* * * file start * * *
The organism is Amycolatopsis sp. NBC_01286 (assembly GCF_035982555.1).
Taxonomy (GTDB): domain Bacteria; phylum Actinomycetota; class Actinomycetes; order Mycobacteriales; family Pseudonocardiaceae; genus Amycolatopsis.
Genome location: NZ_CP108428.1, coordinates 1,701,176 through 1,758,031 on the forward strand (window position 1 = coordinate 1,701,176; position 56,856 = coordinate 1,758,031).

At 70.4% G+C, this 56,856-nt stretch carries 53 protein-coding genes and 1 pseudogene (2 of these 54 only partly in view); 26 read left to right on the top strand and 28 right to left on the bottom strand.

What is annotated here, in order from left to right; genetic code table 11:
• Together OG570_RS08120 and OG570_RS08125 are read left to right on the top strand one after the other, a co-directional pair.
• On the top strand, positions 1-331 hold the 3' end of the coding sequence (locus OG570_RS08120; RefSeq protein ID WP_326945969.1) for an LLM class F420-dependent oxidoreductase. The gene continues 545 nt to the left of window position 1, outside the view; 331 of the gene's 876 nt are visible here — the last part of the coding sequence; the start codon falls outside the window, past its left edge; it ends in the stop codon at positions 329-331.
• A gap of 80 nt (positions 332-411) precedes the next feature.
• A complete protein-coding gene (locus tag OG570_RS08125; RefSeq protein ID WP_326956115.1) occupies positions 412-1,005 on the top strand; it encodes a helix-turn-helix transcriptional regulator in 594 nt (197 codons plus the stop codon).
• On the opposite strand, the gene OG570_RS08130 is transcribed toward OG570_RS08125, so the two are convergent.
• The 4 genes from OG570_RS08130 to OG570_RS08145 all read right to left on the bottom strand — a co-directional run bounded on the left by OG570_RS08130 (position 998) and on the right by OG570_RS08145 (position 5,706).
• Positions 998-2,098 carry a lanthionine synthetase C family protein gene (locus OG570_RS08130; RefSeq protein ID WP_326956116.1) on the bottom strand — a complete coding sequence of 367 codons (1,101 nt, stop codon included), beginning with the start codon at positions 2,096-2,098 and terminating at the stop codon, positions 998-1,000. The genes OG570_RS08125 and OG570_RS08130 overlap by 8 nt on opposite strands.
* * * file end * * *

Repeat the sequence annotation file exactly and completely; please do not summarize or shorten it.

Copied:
The organism is Amycolatopsis sp. NBC_01286 (assembly GCF_035982555.1).
Taxonomy (GTDB): domain Bacteria; phylum Actinomycetota; class Actinomycetes; order Mycobacteriales; family Pseudonocardiaceae; genus Amycolatopsis.
Genome location: NZ_CP108428.1, coordinates 1,701,176 through 1,758,031 on the forward strand (window position 1 = coordinate 1,701,176; position 56,856 = coordinate 1,758,031).

At 70.4% G+C, this 56,856-nt stretch carries 53 protein-coding genes and 1 pseudogene (2 of these 54 only partly in view); 26 read left to right on the top strand and 28 right to left on the bottom strand.

What is annotated here, in order from left to right; genetic code table 11:
• Together OG570_RS08120 and OG570_RS08125 are read left to right on the top strand one after the other, a co-directional pair.
• On the top strand, positions 1-331 hold the 3' end of the coding sequence (locus OG570_RS08120; RefSeq protein ID WP_326945969.1) for an LLM class F420-dependent oxidoreductase. The gene continues 545 nt to the left of window position 1, outside the view; 331 of the gene's 876 nt are visible here — the last part of the coding sequence; the start codon falls outside the window, past its left edge; it ends in the stop codon at positions 329-331.
• A gap of 80 nt (positions 332-411) precedes the next feature.
• A complete protein-coding gene (locus tag OG570_RS08125; RefSeq protein ID WP_326956115.1) occupies positions 412-1,005 on the top strand; it encodes a helix-turn-helix transcriptional regulator in 594 nt (197 codons plus the stop codon).
• On the opposite strand, the gene OG570_RS08130 is transcribed toward OG570_RS08125, so the two are convergent.
• The 4 genes from OG570_RS08130 to OG570_RS08145 all read right to left on the bottom strand — a co-directional run bounded on the left by OG570_RS08130 (position 998) and on the right by OG570_RS08145 (position 5,706).
• Positions 998-2,098 carry a lanthionine synthetase C family protein gene (locus OG570_RS08130; RefSeq protein ID WP_326956116.1) on the bottom strand — a complete coding sequence of 367 codons (1,101 nt, stop codon included), beginning with the start codon at positions 2,096-2,098 and terminating at the stop codon, positions 998-1,000. The genes OG570_RS08125 and OG570_RS08130 overlap by 8 nt on opposite strands.